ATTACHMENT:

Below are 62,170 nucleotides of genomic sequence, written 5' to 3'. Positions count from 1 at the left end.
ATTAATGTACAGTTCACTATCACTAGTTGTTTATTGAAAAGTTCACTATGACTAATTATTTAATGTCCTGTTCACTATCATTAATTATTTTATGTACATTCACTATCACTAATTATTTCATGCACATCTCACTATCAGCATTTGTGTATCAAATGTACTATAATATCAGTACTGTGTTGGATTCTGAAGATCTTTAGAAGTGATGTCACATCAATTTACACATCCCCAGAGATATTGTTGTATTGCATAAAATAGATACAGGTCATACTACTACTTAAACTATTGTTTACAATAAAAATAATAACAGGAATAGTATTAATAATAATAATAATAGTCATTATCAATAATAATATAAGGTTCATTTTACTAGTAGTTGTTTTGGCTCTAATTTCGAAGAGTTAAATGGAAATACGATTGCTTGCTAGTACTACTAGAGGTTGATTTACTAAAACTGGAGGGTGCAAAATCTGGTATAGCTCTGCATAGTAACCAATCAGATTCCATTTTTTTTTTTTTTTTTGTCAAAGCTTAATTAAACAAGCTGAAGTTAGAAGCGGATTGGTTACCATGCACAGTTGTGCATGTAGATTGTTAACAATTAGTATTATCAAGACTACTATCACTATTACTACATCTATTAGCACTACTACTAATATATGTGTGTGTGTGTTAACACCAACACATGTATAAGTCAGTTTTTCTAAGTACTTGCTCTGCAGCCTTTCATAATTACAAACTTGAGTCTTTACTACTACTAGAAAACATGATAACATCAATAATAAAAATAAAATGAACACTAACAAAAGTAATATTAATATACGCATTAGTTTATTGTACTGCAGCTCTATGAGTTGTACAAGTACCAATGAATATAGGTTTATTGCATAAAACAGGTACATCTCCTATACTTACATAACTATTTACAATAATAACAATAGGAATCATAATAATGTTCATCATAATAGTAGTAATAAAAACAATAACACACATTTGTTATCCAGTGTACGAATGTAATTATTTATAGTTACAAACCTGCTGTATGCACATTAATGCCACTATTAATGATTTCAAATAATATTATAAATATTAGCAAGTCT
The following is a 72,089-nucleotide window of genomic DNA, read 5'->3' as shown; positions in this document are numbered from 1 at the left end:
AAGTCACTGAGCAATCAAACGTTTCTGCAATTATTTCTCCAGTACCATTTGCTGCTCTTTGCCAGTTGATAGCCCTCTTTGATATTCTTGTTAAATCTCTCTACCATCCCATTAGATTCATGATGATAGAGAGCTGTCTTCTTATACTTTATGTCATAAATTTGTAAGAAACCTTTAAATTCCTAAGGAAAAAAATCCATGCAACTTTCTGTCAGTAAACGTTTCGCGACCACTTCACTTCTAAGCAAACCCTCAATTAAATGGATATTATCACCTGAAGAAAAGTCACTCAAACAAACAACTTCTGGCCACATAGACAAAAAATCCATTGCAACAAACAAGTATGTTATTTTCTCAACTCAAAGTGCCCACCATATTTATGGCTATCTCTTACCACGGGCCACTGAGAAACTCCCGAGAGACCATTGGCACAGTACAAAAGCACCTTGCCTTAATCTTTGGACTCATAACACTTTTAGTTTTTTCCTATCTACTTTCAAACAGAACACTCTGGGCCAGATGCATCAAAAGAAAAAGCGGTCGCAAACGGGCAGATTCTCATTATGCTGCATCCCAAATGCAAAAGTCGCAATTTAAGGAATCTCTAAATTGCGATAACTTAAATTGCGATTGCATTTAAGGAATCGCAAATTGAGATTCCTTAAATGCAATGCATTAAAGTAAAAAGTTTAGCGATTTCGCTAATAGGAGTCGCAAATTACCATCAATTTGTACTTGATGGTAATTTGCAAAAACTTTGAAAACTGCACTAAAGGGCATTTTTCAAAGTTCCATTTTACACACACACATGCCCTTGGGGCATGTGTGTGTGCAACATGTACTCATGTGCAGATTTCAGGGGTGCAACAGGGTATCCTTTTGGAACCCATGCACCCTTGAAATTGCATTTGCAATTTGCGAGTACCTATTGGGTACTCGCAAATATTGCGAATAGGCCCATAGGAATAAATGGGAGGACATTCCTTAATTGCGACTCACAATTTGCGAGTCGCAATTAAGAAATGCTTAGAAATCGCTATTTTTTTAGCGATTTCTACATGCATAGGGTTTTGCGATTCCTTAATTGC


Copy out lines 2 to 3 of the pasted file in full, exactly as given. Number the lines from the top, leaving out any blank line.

ATTAATGTACAGTTCACTATCACTAGTTGTTTATTGAAAAGTTCACTATGACTAATTATTTAATGTCCTGTTCACTATCATTAATTATTTTATGTACATTCACTATCACTAATTATTTCATGCACATCTCACTATCAGCATTTGTGTATCAAATGTACTATAATATCAGTACTGTGTTGGATTCTGAAGATCTTTAGAAGTGATGTCACATCAATTTACACATCCCCAGAGATATTGTTGTATTGCATAAAATAGATACAGGTCATACTACTACTTAAACTATTGTTTACAATAAAAATAATAACAGGAATAGTATTAATAATAATAATAATAGTCATTATCAATAATAATATAAGGTTCATTTTACTAGTAGTTGTTTTGGCTCTAATTTCGAAGAGTTAAATGGAAATACGATTGCTTGCTAGTACTACTAGAGGTTGATTTACTAAAACTGGAGGGTGCAAAATCTGGTATAGCTCTGCATAGTAACCAATCAGATTCCATTTTTTTTTTTTTTTTTGTCAAAGCTTAATTAAACAAGCTGAAGTTAGAAGCGGATTGGTTACCATGCACAGTTGTGCATGTAGATTGTTAACAATTAGTATTATCAAGACTACTATCACTATTACTACATCTATTAGCACTACTACTAATATATGTGTGTGTGTGTTAACACCAACACATGTATAAGTCAGTTTTTCTAAGTACTTGCTCTGCAGCCTTTCATAATTACAAACTTGAGTCTTTACTACTACTAGAAAACATGATAACATCAATAATAAAAATAAAATGAACACTAACAAAAGTAATATTAATATACGCATTAGTTTATTGTACTGCAGCTCTATGAGTTGTACAAGTACCAATGAATATAGGTTTATTGCATAAAACAGGTACATCTCCTATACTTACATAACTATTTACAATAATAACAATAGGAATCATAATAATGTTCATCATAATAGTAGTAATAAAAACAATAACACACATTTGTTATCCAGTGTACGAATGTAATTATTTATAGTTACAAACCTGCTGTATGCACATTAATGCCACTATTAATGATTTCAAATAATATTATAAATATTAGCAAGTCT
The following is a 72,089-nucleotide window of genomic DNA, read 5'->3' as shown; positions in this document are numbered from 1 at the left end: